In Japan the electricity produced by nuclear before Fukushima accounted for 30% of the total power generation. With the damage to the Fukushima Daiichi plant and its decommissioning programme, only 10 of the 48 remaining reactors were in operation at the end of October 2011 and at March 2015 none.  Following the implementation of costly safety-enhancing measures, the regulatory authority established after Fukushima issued permits to restart several reactors with the final restart decision left to the local communities. In any case, Japan never officially declared its intention to decommission any of the 48 reactors, which, according to the official statements of the International Atomic Energy Agency (IAEA), are still operational.

The 442 reactors declared as “operational” before Fukushima decreased immediately after the event by 12 units (8 in Germany and 4 in Japan) to 430 reactors. The table below summarises the nuclear status as of 11 March 2015. Although the number of reactors decreased, the total installed capacity increased by 3000 MW. According to the International Atomic Energy Agency (IAEA), the number of reactors under construction has increased from 65 to 68, without substantial changes. As to the shares of nuclear installed capacity between continents, the total output in 2013 amounted to 2,360TWh, compared to 2,600 TWh in 2010. Japan produced 300TWh less and Germany 40TWh, whereas other countries increased their production.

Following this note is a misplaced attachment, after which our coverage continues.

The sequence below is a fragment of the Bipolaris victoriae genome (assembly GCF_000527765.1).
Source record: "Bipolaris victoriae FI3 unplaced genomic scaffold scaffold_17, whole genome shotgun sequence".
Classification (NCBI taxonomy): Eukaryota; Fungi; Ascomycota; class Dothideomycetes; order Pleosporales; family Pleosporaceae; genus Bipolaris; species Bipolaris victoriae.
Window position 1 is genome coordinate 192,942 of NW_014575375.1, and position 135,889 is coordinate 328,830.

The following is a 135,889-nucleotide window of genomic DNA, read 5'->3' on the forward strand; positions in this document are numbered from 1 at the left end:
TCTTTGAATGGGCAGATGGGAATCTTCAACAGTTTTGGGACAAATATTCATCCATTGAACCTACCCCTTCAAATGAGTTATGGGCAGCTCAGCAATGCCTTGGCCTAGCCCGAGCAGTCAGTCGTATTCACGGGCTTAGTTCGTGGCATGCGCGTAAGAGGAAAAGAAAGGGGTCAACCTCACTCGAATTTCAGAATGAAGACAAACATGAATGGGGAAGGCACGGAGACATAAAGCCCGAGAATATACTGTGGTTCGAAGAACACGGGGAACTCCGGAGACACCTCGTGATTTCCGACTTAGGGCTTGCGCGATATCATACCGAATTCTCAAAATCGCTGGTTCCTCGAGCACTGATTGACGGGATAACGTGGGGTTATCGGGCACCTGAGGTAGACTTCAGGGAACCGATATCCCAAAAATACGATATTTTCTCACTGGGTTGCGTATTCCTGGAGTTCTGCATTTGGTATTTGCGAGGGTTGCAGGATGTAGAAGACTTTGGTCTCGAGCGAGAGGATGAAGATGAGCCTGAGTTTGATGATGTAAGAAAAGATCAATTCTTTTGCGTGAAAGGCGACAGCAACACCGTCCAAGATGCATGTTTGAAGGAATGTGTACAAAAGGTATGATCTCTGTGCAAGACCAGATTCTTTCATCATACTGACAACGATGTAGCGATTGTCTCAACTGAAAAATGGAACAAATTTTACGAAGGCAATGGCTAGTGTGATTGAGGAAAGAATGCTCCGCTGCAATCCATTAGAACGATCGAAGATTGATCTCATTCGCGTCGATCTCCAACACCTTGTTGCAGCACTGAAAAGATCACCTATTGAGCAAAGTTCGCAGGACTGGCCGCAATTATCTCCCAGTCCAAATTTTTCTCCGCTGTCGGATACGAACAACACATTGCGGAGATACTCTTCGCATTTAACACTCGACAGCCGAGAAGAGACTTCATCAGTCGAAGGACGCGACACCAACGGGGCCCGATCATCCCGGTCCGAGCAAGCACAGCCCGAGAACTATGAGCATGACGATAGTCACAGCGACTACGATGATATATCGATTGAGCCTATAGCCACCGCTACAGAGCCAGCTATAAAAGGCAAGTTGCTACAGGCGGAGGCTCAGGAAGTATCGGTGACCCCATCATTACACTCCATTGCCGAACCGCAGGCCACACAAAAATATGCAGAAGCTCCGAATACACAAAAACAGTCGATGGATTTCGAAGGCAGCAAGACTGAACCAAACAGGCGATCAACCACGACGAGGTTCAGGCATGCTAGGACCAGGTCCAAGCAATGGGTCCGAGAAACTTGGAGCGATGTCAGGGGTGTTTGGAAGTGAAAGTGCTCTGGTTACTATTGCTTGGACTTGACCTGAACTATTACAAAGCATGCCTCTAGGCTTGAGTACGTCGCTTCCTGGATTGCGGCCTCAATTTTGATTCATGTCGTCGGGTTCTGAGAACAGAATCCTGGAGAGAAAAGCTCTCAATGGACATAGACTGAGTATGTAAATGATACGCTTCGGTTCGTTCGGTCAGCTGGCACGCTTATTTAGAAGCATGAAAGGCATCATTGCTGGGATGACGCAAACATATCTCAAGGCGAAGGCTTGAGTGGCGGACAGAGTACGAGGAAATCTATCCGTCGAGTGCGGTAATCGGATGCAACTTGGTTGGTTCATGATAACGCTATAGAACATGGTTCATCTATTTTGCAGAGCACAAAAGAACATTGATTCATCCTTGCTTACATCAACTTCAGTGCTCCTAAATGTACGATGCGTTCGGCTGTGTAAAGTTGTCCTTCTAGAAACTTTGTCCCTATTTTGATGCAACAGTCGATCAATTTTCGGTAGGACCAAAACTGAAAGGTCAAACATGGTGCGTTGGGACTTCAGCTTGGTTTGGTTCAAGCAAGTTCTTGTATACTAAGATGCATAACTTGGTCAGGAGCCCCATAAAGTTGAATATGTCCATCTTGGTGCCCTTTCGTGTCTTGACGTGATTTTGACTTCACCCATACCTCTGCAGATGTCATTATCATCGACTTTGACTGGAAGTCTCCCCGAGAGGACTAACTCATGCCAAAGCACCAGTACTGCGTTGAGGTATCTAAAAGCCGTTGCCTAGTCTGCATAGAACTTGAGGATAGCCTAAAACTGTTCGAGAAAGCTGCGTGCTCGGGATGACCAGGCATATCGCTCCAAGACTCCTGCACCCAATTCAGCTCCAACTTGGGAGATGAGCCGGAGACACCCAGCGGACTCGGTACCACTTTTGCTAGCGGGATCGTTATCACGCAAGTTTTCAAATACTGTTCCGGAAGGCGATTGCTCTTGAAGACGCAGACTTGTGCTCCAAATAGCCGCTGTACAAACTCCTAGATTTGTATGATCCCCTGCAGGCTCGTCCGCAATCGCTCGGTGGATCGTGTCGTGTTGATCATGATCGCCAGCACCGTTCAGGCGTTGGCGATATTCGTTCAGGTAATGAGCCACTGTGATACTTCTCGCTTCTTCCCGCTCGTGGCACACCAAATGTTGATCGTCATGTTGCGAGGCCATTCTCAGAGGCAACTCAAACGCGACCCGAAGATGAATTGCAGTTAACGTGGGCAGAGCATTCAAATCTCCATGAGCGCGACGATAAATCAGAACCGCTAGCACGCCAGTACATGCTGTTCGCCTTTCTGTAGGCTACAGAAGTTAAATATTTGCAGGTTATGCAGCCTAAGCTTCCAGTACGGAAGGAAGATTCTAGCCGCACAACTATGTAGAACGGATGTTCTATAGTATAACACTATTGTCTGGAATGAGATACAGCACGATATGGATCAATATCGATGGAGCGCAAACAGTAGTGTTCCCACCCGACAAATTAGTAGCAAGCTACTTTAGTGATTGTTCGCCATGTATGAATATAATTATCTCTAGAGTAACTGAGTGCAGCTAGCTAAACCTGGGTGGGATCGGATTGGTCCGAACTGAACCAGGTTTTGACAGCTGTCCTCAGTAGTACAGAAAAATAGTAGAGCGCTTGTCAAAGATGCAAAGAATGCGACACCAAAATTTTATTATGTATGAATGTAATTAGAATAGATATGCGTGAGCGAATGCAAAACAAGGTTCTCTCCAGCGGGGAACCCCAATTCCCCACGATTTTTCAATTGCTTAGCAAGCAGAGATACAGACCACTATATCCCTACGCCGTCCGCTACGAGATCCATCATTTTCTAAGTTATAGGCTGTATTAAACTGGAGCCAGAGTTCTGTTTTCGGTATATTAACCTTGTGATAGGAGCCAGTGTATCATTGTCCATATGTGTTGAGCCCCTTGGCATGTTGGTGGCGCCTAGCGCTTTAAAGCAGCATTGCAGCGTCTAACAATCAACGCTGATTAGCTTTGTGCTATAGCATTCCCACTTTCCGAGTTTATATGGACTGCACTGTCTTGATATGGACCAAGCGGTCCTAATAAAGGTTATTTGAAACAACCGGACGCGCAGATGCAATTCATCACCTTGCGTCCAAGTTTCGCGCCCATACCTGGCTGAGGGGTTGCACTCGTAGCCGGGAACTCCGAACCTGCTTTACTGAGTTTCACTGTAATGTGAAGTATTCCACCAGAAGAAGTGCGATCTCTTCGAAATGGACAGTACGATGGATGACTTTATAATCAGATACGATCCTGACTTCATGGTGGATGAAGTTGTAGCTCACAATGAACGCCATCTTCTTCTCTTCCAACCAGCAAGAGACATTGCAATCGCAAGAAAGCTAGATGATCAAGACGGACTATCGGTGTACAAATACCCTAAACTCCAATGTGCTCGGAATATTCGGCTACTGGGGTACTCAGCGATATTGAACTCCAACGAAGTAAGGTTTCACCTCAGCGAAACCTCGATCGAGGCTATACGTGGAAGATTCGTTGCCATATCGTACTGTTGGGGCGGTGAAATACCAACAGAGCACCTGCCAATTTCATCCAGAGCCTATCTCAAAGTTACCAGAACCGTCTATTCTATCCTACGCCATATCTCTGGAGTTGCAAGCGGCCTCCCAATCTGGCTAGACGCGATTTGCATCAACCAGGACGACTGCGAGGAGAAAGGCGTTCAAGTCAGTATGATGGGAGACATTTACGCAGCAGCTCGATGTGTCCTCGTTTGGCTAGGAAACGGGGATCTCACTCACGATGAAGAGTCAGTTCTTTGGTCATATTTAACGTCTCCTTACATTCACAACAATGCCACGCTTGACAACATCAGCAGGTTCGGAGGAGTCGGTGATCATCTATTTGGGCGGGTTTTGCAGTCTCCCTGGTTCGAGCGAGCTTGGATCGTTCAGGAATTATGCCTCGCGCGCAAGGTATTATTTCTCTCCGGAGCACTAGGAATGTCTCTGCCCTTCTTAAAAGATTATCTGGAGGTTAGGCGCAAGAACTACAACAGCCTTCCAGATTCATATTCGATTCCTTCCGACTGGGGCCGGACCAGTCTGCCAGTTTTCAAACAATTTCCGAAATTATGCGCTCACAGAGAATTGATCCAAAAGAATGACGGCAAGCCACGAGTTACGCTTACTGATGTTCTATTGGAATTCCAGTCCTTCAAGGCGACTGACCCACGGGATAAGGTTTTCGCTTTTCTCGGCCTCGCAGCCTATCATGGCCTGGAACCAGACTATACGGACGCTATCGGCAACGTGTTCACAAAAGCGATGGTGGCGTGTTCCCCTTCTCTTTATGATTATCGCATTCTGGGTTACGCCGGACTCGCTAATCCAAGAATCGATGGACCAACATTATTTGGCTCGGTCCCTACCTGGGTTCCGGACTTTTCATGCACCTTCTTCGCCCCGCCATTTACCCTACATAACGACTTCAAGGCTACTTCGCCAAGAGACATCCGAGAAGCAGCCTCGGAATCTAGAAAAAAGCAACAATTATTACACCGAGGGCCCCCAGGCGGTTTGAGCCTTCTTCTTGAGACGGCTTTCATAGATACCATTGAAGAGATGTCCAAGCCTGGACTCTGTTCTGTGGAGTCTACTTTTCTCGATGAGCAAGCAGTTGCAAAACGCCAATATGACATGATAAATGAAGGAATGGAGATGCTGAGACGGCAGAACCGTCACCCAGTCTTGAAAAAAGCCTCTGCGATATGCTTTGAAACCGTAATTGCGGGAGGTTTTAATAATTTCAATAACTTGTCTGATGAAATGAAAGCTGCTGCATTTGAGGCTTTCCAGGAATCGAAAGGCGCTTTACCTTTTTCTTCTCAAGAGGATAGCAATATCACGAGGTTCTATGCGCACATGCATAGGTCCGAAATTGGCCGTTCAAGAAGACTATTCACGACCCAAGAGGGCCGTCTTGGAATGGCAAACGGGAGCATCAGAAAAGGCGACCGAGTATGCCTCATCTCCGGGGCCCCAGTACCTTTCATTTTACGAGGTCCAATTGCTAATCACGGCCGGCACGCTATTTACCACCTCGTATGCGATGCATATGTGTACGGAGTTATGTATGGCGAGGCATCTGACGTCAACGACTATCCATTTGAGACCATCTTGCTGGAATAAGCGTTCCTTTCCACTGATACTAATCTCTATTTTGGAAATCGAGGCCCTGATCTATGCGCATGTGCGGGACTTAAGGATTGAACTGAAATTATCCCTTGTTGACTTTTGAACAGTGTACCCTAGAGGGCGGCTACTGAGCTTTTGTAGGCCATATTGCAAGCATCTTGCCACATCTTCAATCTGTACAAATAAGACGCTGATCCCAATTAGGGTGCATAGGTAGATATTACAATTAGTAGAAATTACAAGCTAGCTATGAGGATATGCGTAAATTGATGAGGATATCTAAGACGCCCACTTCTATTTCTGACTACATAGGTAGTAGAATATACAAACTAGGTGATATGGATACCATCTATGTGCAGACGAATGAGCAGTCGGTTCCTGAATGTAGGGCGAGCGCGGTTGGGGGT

Reactors in operation and under construction worldwide the day before and 4 years after Fukushima Source:IAEA
Geographical Area Operating10 March 2011One day before Fukushima Operating11 March 20154 years after Fukushima Under construction10 March 2011One day before Fukushima Under construction11 March 20154 years after Fukushima
Number MW Number MW    Number MW Number MW
Europe 195 170,016 186 163,123 19 16,941 17 16,653
North America 124 114,616 120 113,306 1 1,165 5 5,633
Asia 117 85,750 127 96,420 43 42,819 44 42,569
South America 4 2,819 5 3,511 2 1,937 2 1,270
Africa 2 1,800 2 1,860 0 0 0 0
TOTAL 442 375,001 440 378,220 65 62,862 68 66,125


The following section briefly describes the situation as of March 2015 in 15 countries which together account for around 95% of global nuclear installed capacity in order of the total installed nuclear capacity:

United States: 99 reactors are in service, with a total installed capacity of 98GW.  A further 5 reactors are under construction in those states outside the free market, which allows them to pass the cost of new investments on to consumers. 75 reactors have obtained a life extension of 20 years and another 19 reactors have applied for it. Due to the low cost of electricity generation from shale gas/coal and the absence of carbon dioxide emissions penalties, the construction of new reactors has been cancelled.

France: The 58 operational reactors, with a total installed capacity of 63GW, produce more than 75% of electricity in the country.  Severe delays and the doubling of the cost for the new Flamanville reactor have been reported. Based on election statements of the current government, the future of nuclear is unclear. On the other hand, EDF has made significant investments in flexibility enhancement/upgrading and life extension of the existing generation portfolio.

Japan: 48 reactors with a total installed capacity of 42GW, not currently in operation, and 2 under construction. The pre-Fukushima plans targeted 41% of electricity generation coming from nuclear by 2017 and 50% by 2030. The future of nuclear remains dependent on political decisions. Japanese companies are heavily involved in reactor sales abroad.